“We don’t need to inspect our turds every morning because we don’t live on a diet of minced raw pig and undercooked sausages full of parasites.”

“German pork meat is not full of parasites. Just because your boggy island can’t provide good enough quality meat to eat safely without incinerating it first, doesn’t mean our food is unsafe. At least we don’t live on a diet of pre-processed over-salted, packaged polystyrene with artificial flavourings and added cancer-causing agents.”

“I sometimes wish you did,” I yell. About half an hour after Birgit has left the building.

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11 Comments

Filed under Life in Germany

11 responses to “Plumbing the depths in Germany

  1. sixgables

    I think I’ve broken a rib. Thank you for the laugh. I lived in Germany for almost 5 years in the early 90s (and we thought the dollar was bad then. HA), an American surrounded by Brits. Of course, plumbing took up an enormous amount of conversation, particularly the wisdom of the “shit on a shelf.” Can’t wait to read through your blog…

  2. I have to say, that from personal experience, I have never had a good shower in Britain, anywhere except when visiting my friend’s private homes. Every hotel has been awful. I remember one where the water was either trickling or full blast, and either freezing cold, or hot enough to make a cup of tea, but never in the middle, on either scale.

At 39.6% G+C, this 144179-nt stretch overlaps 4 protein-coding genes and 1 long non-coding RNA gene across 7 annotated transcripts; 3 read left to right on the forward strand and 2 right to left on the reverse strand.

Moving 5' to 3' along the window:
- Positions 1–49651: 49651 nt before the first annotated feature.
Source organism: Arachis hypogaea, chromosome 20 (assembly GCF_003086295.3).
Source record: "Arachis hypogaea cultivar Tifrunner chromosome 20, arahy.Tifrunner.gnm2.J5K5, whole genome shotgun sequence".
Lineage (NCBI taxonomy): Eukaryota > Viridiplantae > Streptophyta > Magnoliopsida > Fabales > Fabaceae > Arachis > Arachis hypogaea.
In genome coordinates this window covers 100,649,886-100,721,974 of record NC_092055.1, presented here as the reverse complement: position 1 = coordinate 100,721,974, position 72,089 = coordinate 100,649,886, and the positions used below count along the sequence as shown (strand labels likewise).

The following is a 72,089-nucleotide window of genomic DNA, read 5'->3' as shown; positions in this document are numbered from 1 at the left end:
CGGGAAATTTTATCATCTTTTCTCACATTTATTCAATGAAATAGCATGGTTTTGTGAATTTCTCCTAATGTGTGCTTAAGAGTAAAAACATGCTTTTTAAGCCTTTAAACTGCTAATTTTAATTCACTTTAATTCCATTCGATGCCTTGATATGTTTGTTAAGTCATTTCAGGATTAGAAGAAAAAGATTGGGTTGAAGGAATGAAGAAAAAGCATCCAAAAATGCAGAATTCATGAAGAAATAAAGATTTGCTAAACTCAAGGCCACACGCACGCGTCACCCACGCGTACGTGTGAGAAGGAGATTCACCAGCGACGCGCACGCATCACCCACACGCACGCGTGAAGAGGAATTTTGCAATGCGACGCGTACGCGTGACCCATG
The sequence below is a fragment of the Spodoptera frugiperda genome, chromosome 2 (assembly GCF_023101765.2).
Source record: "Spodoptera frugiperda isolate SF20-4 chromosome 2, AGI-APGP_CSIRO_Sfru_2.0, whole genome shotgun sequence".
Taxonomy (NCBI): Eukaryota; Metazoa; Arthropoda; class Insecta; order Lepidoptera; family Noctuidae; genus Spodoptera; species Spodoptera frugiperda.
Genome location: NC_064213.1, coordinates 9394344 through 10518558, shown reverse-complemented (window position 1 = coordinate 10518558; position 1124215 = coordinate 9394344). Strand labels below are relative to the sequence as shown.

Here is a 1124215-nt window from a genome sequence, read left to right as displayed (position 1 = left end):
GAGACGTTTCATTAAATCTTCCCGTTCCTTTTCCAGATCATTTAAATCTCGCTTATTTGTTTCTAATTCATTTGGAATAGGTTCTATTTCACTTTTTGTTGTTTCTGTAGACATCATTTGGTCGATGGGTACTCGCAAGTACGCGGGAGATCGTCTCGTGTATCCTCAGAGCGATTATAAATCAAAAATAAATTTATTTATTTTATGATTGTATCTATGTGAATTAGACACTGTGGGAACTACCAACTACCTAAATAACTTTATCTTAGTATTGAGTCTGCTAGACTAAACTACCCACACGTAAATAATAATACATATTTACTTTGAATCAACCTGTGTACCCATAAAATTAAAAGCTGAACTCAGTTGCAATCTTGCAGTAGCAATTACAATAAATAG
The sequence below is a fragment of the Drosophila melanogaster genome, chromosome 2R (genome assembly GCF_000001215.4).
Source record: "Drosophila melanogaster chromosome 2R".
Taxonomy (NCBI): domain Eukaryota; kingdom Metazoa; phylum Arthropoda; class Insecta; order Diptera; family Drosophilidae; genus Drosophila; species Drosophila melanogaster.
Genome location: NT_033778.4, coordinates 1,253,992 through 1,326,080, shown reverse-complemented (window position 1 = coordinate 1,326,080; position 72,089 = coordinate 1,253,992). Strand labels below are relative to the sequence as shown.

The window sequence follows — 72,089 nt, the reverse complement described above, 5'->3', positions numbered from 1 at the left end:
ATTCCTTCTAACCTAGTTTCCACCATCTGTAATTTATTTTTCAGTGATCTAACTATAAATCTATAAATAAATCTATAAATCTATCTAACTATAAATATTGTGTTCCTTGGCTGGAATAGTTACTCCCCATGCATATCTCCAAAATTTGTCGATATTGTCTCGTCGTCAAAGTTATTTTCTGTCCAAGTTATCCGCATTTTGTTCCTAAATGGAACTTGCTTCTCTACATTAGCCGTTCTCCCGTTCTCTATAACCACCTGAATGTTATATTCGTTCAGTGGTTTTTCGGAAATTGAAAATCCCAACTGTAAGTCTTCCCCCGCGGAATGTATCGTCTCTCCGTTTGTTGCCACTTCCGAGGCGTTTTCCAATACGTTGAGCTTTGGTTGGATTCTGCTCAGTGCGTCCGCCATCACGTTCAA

3. My Grandfather was born and raised in Germany. He was the real deal. I went to live with him and Grandma when I was 10. I came to know that:
    Papa emptied the trash at 4 PM every day.
    Papa straightened the newspaper before bringing out to the trash in the garage.
    Papa always sliced the roast at dinner.
    Papa was always right.
    Sounds like he and Birgit would have gotten along very well!
    (PS Grandma was a Brit! LOL)

  4. Wow. I’ve also encountered the “everything that is American has to be poor quality” pronouncements, but never anything like what you describe.

  5. But the British attitude to electricity in the bathroom is ridiculous.
    Apparently, its illegal to put a washing machine in the bathroom without all sorts of isolating transformers and geeky stuff. I’m not suggesting putting it in the bath for heaven’s sake.
    And some people here never shower. They bath in the MORNINGS. Baths are for quiet evenings, with a bottle of port, something relaxing on the stereo and a book. They are not for getting clean in. You’re soaking in your own dirt, people.

  6. LOL, now I have an explanation for that miserable “shelf” in the toilet. Who knew…ciao

  7. Andrew

    I’m sorry, but she’s right about the British plumbing, you have no right to complain about the state of it in Germany. Showers are appalling in the UK.

  8. Pingback: Tap wars « Planet Germany

  9. Ah, there is no love lost between the British and the Germans.
    Very sweet description of the exchange.

  10. ladyrebecca

    Odd, my husband works at an Air Force Base here in the States and they have one toilet, and only one, which has the little “poop examining shelf” in it. He, too, has complained of the many, many flushes needed to remove the “examined.” Maybe they got a German toilet cheap?

  11. I bookmarked your blog, thanks for sharing this very interesting post